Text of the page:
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Encouraging a Mathematical Mindset January 1, 2019

Posted by Media4Math in math.
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Before we can expect a student to answer a mathematical question, shouldn’t we want them to ask a mathematical question? Were you born answering questions? No, you were born to learn, to ask, and a child’s early years are a seemingly endless trail of question marks.

Moreover, isn’t our job as math educators to get students to recognize when some of their questions are, in fact, mathematical in nature? Many a child would be intimidated to solve a math problem, but wouldn’t they be delighted to know what they just asked is an interesting math question?

Math doesn’t start with algorithms, but rather ends with them. Math starts with questions, and sometimes those questions don’t even sound mathematical at all. We can use curiosity as the entry point to mathematical investigation.

Here is an interesting question that doesn’t sound mathematical at all:

Why do elephants have wrinkled skin?

This is a question you can ask a child with no fear of math anxiety. Their answers, whether mathematical or not, should be illuminating. Yet, it is completely a mathematical question.

Elephant

Media4Math Classroom has an entire module dedicated to answering this question, and although the target math concepts involve rational functions, the goal is to get students thinking about the question, rather than insist on an immediate answer. Yet the question about elephants can be asked of any child at any grade level.

Imagine, by contrast, telling students, “The ratio of surface area to volume reveals how efficiently an animal retains or releases heat energy.” This is not engaging. This is intimidating. It provokes the kind of math anxiety we want to eliminate from our classrooms. Also, this approach focuses on algorithmic solutions instead of the underlying question.

Asking Mathematical Questions

Getting a child to recognize that he or she just asked a mathematical question is a way of empowering the child’s math sensibilities, and creating a math mindset. For example, show them a picture of a group of balloons.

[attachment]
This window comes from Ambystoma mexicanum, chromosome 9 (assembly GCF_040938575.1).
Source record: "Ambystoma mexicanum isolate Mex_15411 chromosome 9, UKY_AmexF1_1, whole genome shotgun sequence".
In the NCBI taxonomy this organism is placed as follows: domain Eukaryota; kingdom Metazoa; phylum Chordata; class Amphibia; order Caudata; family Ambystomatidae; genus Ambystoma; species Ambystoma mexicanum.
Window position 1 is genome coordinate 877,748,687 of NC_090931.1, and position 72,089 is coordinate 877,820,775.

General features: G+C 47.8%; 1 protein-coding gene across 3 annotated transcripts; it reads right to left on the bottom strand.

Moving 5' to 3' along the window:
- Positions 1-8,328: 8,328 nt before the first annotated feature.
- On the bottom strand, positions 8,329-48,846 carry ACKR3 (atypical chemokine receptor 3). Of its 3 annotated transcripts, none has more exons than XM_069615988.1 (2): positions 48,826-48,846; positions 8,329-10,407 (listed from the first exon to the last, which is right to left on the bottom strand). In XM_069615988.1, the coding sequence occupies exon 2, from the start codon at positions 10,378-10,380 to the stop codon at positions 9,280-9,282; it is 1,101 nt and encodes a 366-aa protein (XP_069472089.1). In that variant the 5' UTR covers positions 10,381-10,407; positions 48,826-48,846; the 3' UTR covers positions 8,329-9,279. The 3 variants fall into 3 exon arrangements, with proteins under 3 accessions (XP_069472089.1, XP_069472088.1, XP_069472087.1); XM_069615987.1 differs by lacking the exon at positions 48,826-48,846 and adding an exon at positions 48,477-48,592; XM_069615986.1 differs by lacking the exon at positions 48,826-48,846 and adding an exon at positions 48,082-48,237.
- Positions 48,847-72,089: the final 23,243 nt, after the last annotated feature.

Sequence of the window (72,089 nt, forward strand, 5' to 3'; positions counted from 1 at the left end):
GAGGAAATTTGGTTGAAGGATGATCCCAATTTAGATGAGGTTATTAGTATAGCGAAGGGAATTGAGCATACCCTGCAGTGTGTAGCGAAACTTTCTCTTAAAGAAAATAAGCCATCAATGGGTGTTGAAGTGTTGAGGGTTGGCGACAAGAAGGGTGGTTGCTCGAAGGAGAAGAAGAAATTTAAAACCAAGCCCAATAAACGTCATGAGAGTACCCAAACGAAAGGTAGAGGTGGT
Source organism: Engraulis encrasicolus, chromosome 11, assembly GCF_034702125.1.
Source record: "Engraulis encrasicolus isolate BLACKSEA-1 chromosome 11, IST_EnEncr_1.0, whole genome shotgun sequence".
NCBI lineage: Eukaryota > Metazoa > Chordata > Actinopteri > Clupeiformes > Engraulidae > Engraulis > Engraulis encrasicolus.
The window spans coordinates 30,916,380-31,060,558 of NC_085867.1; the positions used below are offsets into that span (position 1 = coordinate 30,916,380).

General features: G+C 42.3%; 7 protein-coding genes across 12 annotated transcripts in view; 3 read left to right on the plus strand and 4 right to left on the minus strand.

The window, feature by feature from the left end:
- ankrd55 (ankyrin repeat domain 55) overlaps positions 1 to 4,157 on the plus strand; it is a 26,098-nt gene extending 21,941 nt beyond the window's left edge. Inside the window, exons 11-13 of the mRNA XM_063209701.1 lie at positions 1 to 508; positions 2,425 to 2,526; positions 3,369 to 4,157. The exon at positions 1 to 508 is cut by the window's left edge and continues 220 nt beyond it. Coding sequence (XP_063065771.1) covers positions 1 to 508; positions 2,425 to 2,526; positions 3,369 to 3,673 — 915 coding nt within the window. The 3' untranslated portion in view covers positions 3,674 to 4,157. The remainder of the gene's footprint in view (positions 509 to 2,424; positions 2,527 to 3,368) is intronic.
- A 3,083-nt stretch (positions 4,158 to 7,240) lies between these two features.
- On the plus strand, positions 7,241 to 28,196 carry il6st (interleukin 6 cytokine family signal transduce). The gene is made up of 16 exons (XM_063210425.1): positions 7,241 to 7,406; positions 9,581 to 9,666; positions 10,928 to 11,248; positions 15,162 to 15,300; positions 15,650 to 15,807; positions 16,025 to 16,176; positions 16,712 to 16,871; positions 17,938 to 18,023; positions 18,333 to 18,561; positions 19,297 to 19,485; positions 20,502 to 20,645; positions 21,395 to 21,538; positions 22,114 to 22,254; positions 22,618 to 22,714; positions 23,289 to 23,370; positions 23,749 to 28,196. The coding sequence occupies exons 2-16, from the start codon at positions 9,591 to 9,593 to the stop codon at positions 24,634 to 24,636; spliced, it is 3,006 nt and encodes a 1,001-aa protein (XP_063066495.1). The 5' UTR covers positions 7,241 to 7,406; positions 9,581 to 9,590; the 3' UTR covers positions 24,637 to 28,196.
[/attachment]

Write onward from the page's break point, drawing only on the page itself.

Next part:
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Encourage them to ask questions based on the picture. While the point isn’t to specifically ask mathematical questions, the goal is to highlight when they have asked such questions. Any questions that include these interrogatives can be reframed as mathematical questions.

How many…?     This can involve counting, estimating, measuring, adding, or even multiplying.

How much?     This can involve measurements with money.

What colors…?   This can involve sorting, ratios, or even percentages.

Since our goal is to encourage a mathematical mindset, let the questions guide the math. Here’s an example. Suppose that as a class, you decide this is the most interesting mathematical question:

How can we make sure that most of the party balloons are red?

This is a mathematical question that has a variety of different solutions. The math skills used could involve sorting, counting, calculating ratios, fractions, and percentages. If you divide the class into small groups and have the groups discuss how they would solve this problem, you are encouraging a mathematical mindset where the mathematical investigation drives the mathematical solution.

Use this methodology to encourage students to develop a mathematical mindset. Engage a student’s curiosity and problem solving. This then puts students in a frame of mind to better understand the procedural and algorithmic side of math. They’ll begin to see that algorithms are tools of math, but that the real mathematics is in the mindset.